SUMMER CAMP FOR CORPSES And Other Stories: The Weird Fiction of Arthur Leo Zagat (2013,Ramble House)
The name of Arthur Zagat has largely been forgotten, but this will be corrected with the publication of Summer Camp for Corpses. A very prominent fiction writer in the Depression era, he’s not remembered except by the most dedicated pulp fans. He died at the early age of 53 in 1949, right when his career was at its peak. Among his many creations was the spy hunter Red Finger, who dispatched his targets wearing a glove with one red finger.
The collection assembles nine of Zagat’s horror novellas published from 1934-38. These first saw publication in magazine titled Horror Stories, Terror Tales, Dime Mystery, etc. In other words, the “shudder pulps”. These were over-the-top publications for their day which sold their contents on the lurid cover art as much as the verbiage inside. Back when any display of torso flesh could get a publisher a visit from the vice squad, they had to be careful what saw the news stand. “Spicy” magazines sold a lot of sizzle.
So these tales were written for an audience which no longer exists. When you can download images for free to get your groove-on, it’s no longer necessary to wrap a vague approximation in cheap pulp for sale. Most of the stories in this collection are designed to offer a little titillation and mask it as horror. Zagat was a master of using violence to hide the goodies. Today you read these and wonder what all the fuss was about. There’s also some of the worst racial stereotypes imaginable in them, so be prepared to wince at the “Confucius Say” Chinese character.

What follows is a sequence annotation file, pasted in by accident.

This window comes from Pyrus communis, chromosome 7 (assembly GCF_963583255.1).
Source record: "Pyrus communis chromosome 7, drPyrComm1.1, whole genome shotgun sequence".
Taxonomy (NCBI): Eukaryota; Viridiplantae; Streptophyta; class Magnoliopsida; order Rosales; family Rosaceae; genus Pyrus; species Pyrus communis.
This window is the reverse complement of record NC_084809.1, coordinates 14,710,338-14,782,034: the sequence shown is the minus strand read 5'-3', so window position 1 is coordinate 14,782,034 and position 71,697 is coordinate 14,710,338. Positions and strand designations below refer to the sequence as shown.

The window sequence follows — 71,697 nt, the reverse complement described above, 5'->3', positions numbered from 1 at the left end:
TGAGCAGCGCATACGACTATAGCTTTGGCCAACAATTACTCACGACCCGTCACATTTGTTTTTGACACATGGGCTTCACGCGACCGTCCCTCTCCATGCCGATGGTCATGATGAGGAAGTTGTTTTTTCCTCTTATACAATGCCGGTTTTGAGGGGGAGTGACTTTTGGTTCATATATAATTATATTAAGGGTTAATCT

Zagat’s writing from this time period redefines purple prose. The words are designed to get the motor running of the Depression era lonely male. Plenty of half-naked women running through the woods being pursued by monsters. It’s difficult to describe just how insane this can be so here’s a passage:
“Leila writhed, jerked free. Almost jerked free. The Monster’s knee came up, thrust excruciatingly into the softness of her abdomen, pinned her helpless against the rough tree-bark behind that cut through her flimsy dress and stabbed her with countless tiny points. Pinned her helpless, so that one of his bestial paws released its grip and flew to the neckline of her frock. It tore downward, as the seamed, hairless countenance mewed with insensate, obscene glee.” (From Priestess of Murder, 1936)
Girl of the Goat-God (1935) is atypical. A young woman finds she is heir to a family curse. It involves the Roman God Pan. Before long golden-horned goats are rampaging all over the ancestral grounds and Pan is running after the maidens. I’d love to know if anyone ever was paid just to come up with the story titles.
Special mention has to be made to Girls for the Spider Men (1938). Beautiful young women are disappearing from a northeastern town. The only clue are miniature spiders being left right before and after the disappearances The conclusion involves a crazed orgy involving nubiles and men dressed in spider costumes. And this was decades before cos-play. It just goes to show there is nothing new under the sun.
Summer Camp for Corpses may not be for everyone’s tastes, but it is a good example of the kind of weird fiction popular during the depression.